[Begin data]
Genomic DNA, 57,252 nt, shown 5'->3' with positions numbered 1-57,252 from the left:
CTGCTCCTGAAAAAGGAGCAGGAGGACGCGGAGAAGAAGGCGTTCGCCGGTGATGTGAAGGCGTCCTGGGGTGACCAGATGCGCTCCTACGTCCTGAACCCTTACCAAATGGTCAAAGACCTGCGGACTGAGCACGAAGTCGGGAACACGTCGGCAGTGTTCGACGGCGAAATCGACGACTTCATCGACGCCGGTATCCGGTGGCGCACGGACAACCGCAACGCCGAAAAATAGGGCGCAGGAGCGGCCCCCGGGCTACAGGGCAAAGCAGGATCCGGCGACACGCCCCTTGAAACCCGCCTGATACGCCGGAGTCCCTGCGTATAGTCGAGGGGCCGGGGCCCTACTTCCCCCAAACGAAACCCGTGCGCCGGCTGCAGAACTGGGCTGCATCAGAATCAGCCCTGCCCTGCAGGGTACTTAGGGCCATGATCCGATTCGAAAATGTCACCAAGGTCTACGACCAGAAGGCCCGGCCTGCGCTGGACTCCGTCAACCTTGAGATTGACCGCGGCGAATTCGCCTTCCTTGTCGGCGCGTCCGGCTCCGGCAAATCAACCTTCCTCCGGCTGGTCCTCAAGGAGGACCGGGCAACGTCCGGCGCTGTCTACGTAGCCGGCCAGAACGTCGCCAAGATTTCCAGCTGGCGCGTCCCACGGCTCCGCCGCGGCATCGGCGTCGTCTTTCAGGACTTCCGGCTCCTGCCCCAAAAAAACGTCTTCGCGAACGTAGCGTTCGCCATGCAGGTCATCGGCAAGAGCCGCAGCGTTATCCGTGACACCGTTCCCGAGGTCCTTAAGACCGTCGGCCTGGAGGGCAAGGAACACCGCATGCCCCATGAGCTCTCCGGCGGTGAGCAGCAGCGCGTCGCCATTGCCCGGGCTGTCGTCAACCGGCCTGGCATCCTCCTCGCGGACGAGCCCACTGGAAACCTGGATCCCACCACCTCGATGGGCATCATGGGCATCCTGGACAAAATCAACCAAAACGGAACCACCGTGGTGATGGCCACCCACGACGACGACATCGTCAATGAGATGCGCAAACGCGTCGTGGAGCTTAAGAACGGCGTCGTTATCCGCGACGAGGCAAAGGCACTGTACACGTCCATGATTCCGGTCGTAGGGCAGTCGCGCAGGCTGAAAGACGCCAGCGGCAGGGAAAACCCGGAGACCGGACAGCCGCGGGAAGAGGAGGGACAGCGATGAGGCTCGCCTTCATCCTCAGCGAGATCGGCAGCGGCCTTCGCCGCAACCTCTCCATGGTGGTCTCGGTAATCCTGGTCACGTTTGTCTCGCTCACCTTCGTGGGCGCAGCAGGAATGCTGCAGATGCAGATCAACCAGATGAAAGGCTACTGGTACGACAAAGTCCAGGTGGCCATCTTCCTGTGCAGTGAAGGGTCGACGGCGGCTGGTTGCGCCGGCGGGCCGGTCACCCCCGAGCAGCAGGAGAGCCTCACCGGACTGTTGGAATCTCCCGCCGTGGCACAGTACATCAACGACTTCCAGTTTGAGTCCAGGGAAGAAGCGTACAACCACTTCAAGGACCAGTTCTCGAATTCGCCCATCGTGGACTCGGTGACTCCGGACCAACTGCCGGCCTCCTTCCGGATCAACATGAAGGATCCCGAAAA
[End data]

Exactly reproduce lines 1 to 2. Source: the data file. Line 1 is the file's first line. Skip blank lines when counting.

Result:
Genomic DNA, 57,252 nt, shown 5'->3' with positions numbered 1-57,252 from the left:
CTGCTCCTGAAAAAGGAGCAGGAGGACGCGGAGAAGAAGGCGTTCGCCGGTGATGTGAAGGCGTCCTGGGGTGACCAGATGCGCTCCTACGTCCTGAACCCTTACCAAATGGTCAAAGACCTGCGGACTGAGCACGAAGTCGGGAACACGTCGGCAGTGTTCGACGGCGAAATCGACGACTTCATCGACGCCGGTATCCGGTGGCGCACGGACAACCGCAACGCCGAAAAATAGGGCGCAGGAGCGGCCCCCGGGCTACAGGGCAAAGCAGGATCCGGCGACACGCCCCTTGAAACCCGCCTGATACGCCGGAGTCCCTGCGTATAGTCGAGGGGCCGGGGCCCTACTTCCCCCAAACGAAACCCGTGCGCCGGCTGCAGAACTGGGCTGCATCAGAATCAGCCCTGCCCTGCAGGGTACTTAGGGCCATGATCCGATTCGAAAATGTCACCAAGGTCTACGACCAGAAGGCCCGGCCTGCGCTGGACTCCGTCAACCTTGAGATTGACCGCGGCGAATTCGCCTTCCTTGTCGGCGCGTCCGGCTCCGGCAAATCAACCTTCCTCCGGCTGGTCCTCAAGGAGGACCGGGCAACGTCCGGCGCTGTCTACGTAGCCGGCCAGAACGTCGCCAAGATTTCCAGCTGGCGCGTCCCACGGCTCCGCCGCGGCATCGGCGTCGTCTTTCAGGACTTCCGGCTCCTGCCCCAAAAAAACGTCTTCGCGAACGTAGCGTTCGCCATGCAGGTCATCGGCAAGAGCCGCAGCGTTATCCGTGACACCGTTCCCGAGGTCCTTAAGACCGTCGGCCTGGAGGGCAAGGAACACCGCATGCCCCATGAGCTCTCCGGCGGTGAGCAGCAGCGCGTCGCCATTGCCCGGGCTGTCGTCAACCGGCCTGGCATCCTCCTCGCGGACGAGCCCACTGGAAACCTGGATCCCACCACCTCGATGGGCATCATGGGCATCCTGGACAAAATCAACCAAAACGGAACCACCGTGGTGATGGCCACCCACGACGACGACATCGTCAATGAGATGCGCAAACGCGTCGTGGAGCTTAAGAACGGCGTCGTTATCCGCGACGAGGCAAAGGCACTGTACACGTCCATGATTCCGGTCGTAGGGCAGTCGCGCAGGCTGAAAGACGCCAGCGGCAGGGAAAACCCGGAGACCGGACAGCCGCGGGAAGAGGAGGGACAGCGATGAGGCTCGCCTTCATCCTCAGCGAGATCGGCAGCGGCCTTCGCCGCAACCTCTCCATGGTGGTCTCGGTAATCCTGGTCACGTTTGTCTCGCTCACCTTCGTGGGCGCAGCAGGAATGCTGCAGATGCAGATCAACCAGATGAAAGGCTACTGGTACGACAAAGTCCAGGTGGCCATCTTCCTGTGCAGTGAAGGGTCGACGGCGGCTGGTTGCGCCGGCGGGCCGGTCACCCCCGAGCAGCAGGAGAGCCTCACCGGACTGTTGGAATCTCCCGCCGTGGCACAGTACATCAACGACTTCCAGTTTGAGTCCAGGGAAGAAGCGTACAACCACTTCAAGGACCAGTTCTCGAATTCGCCCATCGTGGACTCGGTGACTCCGGACCAACTGCCGGCCTCCTTCCGGATCAACATGAAGGATCCCGAAAA